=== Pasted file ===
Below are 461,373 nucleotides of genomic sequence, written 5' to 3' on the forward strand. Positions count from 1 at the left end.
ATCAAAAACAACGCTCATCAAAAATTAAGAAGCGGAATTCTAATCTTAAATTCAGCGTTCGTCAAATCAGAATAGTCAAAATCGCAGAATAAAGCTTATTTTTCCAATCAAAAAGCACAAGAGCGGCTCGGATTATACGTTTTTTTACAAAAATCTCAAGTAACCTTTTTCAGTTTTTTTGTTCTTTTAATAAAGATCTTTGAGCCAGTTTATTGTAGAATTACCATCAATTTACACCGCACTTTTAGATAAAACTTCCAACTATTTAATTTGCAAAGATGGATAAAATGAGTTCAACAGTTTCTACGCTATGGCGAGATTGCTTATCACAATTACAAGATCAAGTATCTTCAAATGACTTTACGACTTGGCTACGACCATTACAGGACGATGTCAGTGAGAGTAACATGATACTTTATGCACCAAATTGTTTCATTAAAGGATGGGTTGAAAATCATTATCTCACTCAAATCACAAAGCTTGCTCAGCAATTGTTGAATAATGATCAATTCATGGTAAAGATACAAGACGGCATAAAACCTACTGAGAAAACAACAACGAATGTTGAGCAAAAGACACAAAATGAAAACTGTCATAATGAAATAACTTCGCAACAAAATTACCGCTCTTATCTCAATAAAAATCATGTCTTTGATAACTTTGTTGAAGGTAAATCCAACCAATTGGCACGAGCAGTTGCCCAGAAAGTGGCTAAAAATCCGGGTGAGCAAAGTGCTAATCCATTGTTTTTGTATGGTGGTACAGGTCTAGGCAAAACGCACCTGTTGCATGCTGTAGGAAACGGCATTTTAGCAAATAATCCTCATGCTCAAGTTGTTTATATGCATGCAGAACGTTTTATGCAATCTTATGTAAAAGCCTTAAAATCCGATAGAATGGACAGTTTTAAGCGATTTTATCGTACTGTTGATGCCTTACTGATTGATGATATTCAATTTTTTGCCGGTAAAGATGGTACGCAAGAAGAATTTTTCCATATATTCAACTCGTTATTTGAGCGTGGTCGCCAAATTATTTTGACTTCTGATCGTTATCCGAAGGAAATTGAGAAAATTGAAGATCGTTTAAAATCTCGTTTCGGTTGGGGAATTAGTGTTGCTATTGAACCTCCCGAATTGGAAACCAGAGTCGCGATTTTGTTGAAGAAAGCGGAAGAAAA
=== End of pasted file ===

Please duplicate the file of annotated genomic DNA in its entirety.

Below are 461,373 nucleotides of genomic sequence, written 5' to 3' on the forward strand. Positions count from 1 at the left end.
ATCAAAAACAACGCTCATCAAAAATTAAGAAGCGGAATTCTAATCTTAAATTCAGCGTTCGTCAAATCAGAATAGTCAAAATCGCAGAATAAAGCTTATTTTTCCAATCAAAAAGCACAAGAGCGGCTCGGATTATACGTTTTTTTACAAAAATCTCAAGTAACCTTTTTCAGTTTTTTTGTTCTTTTAATAAAGATCTTTGAGCCAGTTTATTGTAGAATTACCATCAATTTACACCGCACTTTTAGATAAAACTTCCAACTATTTAATTTGCAAAGATGGATAAAATGAGTTCAACAGTTTCTACGCTATGGCGAGATTGCTTATCACAATTACAAGATCAAGTATCTTCAAATGACTTTACGACTTGGCTACGACCATTACAGGACGATGTCAGTGAGAGTAACATGATACTTTATGCACCAAATTGTTTCATTAAAGGATGGGTTGAAAATCATTATCTCACTCAAATCACAAAGCTTGCTCAGCAATTGTTGAATAATGATCAATTCATGGTAAAGATACAAGACGGCATAAAACCTACTGAGAAAACAACAACGAATGTTGAGCAAAAGACACAAAATGAAAACTGTCATAATGAAATAACTTCGCAACAAAATTACCGCTCTTATCTCAATAAAAATCATGTCTTTGATAACTTTGTTGAAGGTAAATCCAACCAATTGGCACGAGCAGTTGCCCAGAAAGTGGCTAAAAATCCGGGTGAGCAAAGTGCTAATCCATTGTTTTTGTATGGTGGTACAGGTCTAGGCAAAACGCACCTGTTGCATGCTGTAGGAAACGGCATTTTAGCAAATAATCCTCATGCTCAAGTTGTTTATATGCATGCAGAACGTTTTATGCAATCTTATGTAAAAGCCTTAAAATCCGATAGAATGGACAGTTTTAAGCGATTTTATCGTACTGTTGATGCCTTACTGATTGATGATATTCAATTTTTTGCCGGTAAAGATGGTACGCAAGAAGAATTTTTCCATATATTCAACTCGTTATTTGAGCGTGGTCGCCAAATTATTTTGACTTCTGATCGTTATCCGAAGGAAATTGAGAAAATTGAAGATCGTTTAAAATCTCGTTTCGGTTGGGGAATTAGTGTTGCTATTGAACCTCCCGAATTGGAAACCAGAGTCGCGATTTTGTTGAAGAAAGCGGAAGAAAA